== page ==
Compared to other diabetes medicines, the class of drugs known as sulfonylureas may carry an increased cardiovascular risk, with some sulfonylureas appearing to be safer than others, according to a new study from Canada. Sulfonylureas, which have been available since the 1950’s, are used to treat Type 2 diabetes.
Sulfonylureas differ in their risk of causing hypoglycemia (low blood glucose), and there is ongoing debate relative to the cardiovascular risk of these medicines. To determine whether the risk of death from all causes, heart-related death, and heart attack differs from one sulfonylurea to another, researchers from the University of Alberta in Edmonton conducted a meta-analysis (analysis of data from several clinical trials) of 18 controlled studies involving more than 167,000 people.
A total of 14,970, or 9%, of the study subjects died, including 4% of people using gliclazide, 7% of people using glyburide (also known as glibenclamide; brand names Micronase, DiaBeta, Glynase), and 11% of people using glimepiride (Amaryl). But further analysis showed that gliclazide and glimepiride were associated with a significantly lower risk of both all-cause death and heart-related death when compared with glyburide. No differences were found in the risk of heart attack from the various medicines.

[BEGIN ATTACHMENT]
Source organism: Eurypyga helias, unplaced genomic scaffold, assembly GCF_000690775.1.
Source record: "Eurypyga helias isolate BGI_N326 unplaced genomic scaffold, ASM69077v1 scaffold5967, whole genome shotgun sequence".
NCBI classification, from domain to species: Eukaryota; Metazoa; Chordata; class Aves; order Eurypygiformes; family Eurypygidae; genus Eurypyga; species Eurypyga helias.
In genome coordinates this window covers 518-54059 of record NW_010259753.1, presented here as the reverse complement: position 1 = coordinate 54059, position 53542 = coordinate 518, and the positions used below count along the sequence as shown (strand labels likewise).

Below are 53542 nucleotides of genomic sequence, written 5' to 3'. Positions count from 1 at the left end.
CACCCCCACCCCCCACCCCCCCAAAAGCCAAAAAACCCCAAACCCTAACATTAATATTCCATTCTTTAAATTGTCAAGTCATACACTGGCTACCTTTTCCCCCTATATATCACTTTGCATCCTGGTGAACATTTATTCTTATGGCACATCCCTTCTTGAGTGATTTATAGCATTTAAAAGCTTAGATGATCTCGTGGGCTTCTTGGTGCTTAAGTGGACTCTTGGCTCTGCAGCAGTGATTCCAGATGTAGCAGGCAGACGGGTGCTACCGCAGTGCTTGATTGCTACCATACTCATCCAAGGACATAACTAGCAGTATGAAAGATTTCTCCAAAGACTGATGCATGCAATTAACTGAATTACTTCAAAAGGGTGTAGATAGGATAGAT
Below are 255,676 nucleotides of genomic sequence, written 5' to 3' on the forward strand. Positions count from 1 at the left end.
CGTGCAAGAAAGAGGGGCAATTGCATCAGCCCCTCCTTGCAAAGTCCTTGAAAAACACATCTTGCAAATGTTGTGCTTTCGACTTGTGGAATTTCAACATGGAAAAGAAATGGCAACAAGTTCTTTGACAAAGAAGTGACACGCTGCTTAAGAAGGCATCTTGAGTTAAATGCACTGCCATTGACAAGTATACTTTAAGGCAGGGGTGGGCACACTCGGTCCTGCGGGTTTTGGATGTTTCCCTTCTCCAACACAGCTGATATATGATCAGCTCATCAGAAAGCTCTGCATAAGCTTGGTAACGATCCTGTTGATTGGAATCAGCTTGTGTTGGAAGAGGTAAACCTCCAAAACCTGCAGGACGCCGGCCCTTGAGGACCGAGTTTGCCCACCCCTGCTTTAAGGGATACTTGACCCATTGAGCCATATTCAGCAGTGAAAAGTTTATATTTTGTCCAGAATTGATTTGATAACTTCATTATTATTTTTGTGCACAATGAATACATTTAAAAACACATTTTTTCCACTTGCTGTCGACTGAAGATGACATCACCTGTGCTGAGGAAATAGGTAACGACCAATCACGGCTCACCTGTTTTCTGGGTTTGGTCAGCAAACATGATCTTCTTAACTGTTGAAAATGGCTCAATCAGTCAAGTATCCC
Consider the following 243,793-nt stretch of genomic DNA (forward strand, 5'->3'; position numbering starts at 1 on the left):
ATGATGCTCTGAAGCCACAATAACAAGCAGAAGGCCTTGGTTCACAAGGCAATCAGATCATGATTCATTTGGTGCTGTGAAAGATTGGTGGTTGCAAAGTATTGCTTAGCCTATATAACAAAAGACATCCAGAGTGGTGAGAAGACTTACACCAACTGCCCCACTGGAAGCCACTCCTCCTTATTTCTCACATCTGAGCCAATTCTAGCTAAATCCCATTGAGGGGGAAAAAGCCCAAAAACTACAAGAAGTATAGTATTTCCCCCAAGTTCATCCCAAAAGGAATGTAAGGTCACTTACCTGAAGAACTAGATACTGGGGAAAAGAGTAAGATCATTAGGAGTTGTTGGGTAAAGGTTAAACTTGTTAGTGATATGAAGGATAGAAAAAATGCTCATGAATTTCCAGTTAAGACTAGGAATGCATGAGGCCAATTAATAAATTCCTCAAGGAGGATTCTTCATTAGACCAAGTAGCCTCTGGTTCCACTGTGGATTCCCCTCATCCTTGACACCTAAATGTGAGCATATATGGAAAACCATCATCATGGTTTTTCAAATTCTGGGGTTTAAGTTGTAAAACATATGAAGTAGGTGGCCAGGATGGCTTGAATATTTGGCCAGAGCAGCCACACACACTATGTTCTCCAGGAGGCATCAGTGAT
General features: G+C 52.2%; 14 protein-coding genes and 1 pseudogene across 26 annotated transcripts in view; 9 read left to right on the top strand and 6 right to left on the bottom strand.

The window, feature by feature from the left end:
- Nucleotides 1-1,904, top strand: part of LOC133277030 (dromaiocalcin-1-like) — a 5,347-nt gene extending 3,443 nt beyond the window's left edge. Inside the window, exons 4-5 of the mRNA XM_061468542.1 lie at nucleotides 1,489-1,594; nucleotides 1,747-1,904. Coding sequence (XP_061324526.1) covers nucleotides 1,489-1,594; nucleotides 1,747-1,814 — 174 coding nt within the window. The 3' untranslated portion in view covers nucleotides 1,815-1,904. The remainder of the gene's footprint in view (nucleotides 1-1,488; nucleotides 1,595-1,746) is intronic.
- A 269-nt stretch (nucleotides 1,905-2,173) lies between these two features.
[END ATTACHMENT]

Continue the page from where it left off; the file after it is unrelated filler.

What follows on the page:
“Our summary of the published evidence would suggest there are important differences amongst sulfonylureas that clinicians should consider when selecting a drug from this class. For example, we believe glibenclamide (also known as glyburide) should be avoided in favour of other sulfonylureas, like gliclazide or glimepiride,” said study author Scot H. Simpson, MSc, in an e-mail to Reuters Health.
The authors note that their findings should be considered preliminary and must be verified in a “properly designed randomized clinical trial.”
For more information, read the article “Sulfonylureas Tied to Higher Mortality Risk in Diabetics” or see the study abstract in the journal The Lancet Diabetes & Endocrinology. And to learn more about sulfonylureas, read this summary by clinical pharmacologist Mark Marino.